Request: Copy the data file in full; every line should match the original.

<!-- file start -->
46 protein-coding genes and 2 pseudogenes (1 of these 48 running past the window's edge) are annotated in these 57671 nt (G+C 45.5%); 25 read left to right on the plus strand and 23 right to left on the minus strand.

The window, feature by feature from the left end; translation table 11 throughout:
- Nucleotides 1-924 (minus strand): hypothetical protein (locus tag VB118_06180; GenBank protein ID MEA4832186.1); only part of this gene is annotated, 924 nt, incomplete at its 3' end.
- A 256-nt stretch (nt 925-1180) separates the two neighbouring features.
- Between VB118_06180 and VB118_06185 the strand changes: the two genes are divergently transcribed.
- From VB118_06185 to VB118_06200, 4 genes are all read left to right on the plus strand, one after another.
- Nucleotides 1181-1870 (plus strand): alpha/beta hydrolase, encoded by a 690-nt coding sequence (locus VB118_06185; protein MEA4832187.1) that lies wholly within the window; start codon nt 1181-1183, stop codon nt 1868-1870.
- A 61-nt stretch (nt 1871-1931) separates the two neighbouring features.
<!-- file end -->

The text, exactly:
46 protein-coding genes and 2 pseudogenes (1 of these 48 running past the window's edge) are annotated in these 57671 nt (G+C 45.5%); 25 read left to right on the plus strand and 23 right to left on the minus strand.

The window, feature by feature from the left end; translation table 11 throughout:
- Nucleotides 1-924 (minus strand): hypothetical protein (locus tag VB118_06180; GenBank protein ID MEA4832186.1); only part of this gene is annotated, 924 nt, incomplete at its 3' end.
- A 256-nt stretch (nt 925-1180) separates the two neighbouring features.
- Between VB118_06180 and VB118_06185 the strand changes: the two genes are divergently transcribed.
- From VB118_06185 to VB118_06200, 4 genes are all read left to right on the plus strand, one after another.
- Nucleotides 1181-1870 (plus strand): alpha/beta hydrolase, encoded by a 690-nt coding sequence (locus VB118_06185; protein MEA4832187.1) that lies wholly within the window; start codon nt 1181-1183, stop codon nt 1868-1870.
- A 61-nt stretch (nt 1871-1931) separates the two neighbouring features.